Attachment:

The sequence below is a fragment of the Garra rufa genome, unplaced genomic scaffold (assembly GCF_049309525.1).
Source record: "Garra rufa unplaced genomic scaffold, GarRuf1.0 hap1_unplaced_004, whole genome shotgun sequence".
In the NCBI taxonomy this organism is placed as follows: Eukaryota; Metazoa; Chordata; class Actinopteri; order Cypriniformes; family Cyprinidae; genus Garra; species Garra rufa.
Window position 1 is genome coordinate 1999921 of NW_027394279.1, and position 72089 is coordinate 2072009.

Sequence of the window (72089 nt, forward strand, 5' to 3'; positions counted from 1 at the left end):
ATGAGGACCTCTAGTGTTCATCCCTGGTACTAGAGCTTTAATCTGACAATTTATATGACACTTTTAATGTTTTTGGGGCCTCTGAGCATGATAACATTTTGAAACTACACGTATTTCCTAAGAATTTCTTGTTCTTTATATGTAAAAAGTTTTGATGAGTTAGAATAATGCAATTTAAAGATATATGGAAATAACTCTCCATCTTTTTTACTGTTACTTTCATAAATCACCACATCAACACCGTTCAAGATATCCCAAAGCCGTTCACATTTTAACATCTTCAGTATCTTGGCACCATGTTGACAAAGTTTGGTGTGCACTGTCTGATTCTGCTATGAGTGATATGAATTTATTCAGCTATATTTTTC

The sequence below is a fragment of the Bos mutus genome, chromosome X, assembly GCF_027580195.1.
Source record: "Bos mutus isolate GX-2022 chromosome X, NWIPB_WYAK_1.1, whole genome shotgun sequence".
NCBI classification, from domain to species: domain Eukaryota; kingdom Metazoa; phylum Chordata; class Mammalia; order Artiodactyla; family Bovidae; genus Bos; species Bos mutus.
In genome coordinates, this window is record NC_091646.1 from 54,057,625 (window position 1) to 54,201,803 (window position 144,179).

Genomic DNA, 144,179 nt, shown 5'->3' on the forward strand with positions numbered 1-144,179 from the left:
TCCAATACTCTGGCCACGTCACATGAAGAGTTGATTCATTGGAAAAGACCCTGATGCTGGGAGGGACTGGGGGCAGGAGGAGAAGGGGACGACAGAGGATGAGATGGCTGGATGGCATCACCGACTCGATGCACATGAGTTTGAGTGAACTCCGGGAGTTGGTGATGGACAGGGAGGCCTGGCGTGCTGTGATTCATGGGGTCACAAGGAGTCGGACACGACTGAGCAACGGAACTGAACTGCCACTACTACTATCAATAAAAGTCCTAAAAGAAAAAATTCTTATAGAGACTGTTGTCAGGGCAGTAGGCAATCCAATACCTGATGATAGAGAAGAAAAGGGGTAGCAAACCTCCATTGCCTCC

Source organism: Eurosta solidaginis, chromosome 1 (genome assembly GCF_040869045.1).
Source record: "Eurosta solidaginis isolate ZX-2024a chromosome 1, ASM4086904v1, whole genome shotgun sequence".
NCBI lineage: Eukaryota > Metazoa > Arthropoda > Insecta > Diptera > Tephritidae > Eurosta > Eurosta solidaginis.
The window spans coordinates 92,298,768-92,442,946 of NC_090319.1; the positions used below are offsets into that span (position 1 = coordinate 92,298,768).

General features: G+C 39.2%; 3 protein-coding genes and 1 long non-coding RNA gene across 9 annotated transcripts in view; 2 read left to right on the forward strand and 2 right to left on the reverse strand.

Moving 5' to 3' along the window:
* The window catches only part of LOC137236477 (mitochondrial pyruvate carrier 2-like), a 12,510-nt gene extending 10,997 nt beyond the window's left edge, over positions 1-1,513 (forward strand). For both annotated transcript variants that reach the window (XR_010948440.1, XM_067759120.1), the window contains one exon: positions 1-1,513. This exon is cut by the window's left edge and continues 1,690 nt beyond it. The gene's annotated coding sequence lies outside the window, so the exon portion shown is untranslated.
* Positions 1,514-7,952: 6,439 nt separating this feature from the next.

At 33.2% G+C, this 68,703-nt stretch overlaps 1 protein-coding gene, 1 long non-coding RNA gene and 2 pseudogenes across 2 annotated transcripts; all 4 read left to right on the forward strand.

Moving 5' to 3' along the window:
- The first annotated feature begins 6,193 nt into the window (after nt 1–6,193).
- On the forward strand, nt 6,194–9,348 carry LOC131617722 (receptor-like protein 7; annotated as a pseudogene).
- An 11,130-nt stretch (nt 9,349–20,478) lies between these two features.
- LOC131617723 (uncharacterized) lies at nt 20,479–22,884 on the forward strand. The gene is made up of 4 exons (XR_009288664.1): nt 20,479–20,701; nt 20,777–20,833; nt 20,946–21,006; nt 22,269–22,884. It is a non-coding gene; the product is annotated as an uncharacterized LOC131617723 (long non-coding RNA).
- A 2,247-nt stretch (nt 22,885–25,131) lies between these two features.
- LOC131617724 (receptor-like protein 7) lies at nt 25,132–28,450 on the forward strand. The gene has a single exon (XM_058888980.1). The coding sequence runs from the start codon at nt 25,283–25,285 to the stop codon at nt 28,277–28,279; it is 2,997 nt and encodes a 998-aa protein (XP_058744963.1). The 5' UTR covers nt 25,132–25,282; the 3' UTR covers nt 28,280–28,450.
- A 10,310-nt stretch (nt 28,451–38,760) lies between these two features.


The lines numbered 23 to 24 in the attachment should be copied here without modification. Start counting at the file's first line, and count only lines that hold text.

- The first annotated feature begins 6,193 nt into the window (after nt 1–6,193).
- On the forward strand, nt 6,194–9,348 carry LOC131617722 (receptor-like protein 7; annotated as a pseudogene).